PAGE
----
Figure 9 – # of CSCs and # of total cells as a function of nSteps (or time)

Using the same methodology of running multiple simulations for each data point to average out the randomness and yet still show the trend, I created similar plots for the various probability parameters and pmax. This time, though, I will do 100 simulations per point and then average the results. It is fairly easy to do with a loop statement in MATLAB. The only drawback is computing time as the number of cells and CSCs increase since there are already a few loops in the source code. This will put a constraint on the ranges I will simulate.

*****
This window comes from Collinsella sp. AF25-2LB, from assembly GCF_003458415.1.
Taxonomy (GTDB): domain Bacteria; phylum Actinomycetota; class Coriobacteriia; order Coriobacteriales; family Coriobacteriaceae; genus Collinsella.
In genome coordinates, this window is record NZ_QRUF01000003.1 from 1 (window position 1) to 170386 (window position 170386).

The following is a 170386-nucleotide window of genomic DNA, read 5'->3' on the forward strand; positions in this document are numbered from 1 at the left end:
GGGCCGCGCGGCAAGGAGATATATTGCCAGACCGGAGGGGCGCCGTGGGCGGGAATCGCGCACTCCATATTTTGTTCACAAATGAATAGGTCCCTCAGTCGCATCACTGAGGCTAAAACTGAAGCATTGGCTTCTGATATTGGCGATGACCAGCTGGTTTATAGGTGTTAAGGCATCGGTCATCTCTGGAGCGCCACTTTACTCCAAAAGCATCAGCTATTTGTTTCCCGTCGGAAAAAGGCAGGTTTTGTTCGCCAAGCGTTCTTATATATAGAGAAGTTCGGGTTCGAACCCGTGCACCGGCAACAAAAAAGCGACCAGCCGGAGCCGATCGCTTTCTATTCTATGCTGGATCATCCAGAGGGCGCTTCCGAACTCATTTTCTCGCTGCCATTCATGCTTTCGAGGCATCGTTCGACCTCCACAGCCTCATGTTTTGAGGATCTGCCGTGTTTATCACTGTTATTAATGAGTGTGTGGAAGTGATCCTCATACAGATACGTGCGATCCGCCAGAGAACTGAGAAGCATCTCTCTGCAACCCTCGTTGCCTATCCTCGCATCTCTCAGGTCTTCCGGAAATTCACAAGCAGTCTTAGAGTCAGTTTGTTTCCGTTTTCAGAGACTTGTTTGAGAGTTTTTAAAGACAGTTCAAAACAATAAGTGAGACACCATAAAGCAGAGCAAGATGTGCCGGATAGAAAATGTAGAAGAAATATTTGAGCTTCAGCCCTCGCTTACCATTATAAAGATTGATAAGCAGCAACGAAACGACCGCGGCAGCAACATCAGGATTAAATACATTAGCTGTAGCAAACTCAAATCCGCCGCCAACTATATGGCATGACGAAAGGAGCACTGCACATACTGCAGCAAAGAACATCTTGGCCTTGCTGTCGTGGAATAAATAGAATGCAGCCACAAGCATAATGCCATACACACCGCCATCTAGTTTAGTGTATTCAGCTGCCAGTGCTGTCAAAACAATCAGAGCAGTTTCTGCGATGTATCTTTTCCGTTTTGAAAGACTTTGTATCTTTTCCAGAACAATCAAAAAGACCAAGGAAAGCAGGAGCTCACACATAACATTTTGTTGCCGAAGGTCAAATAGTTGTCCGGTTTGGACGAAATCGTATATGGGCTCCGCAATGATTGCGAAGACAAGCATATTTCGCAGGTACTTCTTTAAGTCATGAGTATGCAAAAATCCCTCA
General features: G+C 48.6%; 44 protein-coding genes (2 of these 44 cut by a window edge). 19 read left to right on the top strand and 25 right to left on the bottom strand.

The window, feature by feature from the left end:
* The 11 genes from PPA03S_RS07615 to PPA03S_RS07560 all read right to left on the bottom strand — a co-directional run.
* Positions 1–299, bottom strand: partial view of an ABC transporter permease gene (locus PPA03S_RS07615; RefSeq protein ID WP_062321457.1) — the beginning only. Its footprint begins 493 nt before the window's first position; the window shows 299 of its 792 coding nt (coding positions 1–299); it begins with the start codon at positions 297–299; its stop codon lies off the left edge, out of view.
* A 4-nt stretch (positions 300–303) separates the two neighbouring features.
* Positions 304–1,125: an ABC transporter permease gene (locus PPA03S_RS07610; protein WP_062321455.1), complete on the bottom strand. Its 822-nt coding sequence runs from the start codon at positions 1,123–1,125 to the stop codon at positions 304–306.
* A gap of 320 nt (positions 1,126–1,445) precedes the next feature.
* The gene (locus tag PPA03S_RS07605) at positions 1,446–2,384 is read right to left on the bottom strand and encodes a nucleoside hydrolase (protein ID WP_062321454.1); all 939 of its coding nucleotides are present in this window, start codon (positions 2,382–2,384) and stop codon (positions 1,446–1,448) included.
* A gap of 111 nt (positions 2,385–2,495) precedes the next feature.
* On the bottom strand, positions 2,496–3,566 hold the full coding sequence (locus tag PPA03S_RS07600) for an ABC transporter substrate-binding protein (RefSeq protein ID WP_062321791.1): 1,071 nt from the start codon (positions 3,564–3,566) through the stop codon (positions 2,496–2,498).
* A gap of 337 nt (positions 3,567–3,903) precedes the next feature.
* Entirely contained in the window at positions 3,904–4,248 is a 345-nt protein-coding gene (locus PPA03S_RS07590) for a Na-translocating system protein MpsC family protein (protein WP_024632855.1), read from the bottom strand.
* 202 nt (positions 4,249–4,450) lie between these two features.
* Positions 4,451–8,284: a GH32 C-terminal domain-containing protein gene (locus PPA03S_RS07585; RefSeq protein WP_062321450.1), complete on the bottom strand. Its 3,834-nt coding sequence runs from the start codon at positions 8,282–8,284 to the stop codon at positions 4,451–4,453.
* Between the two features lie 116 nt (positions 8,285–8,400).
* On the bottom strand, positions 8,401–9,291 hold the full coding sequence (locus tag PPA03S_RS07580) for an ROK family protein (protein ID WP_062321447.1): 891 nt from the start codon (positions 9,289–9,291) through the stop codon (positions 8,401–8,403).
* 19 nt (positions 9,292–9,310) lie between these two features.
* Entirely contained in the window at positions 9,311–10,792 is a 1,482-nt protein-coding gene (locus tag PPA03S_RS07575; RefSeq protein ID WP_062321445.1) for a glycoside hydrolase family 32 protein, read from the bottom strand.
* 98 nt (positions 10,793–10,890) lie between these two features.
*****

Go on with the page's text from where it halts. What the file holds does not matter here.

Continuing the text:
Figures 10, 11, 12 and 13 are simulations with the baseline condition of N=100, nSteps =200, prob_prol=4%, prob_mig=40%, prob_death=1%, prob_sym=30% and pmax = 10, but will vary only a single parameter as noted in the plot.

Figure 10 shows the effect of increasing the probability of proliferation on the cell count and hence tumor growth. The impact seems exponential for the proliferation of CSCs and the total number of cells but the slope starts to flatten out for the total number of cells for higher probabilities. This can be due to the size limitation of the grid array or the effect of one of the other parameters. We will look into this at another time, but the trend is as expected: higher proliferation probabilities will cause an exponential-like increase in the number of CSCs and total cells.

Figure 10 – Impact of Probability of Proliferation on cell growth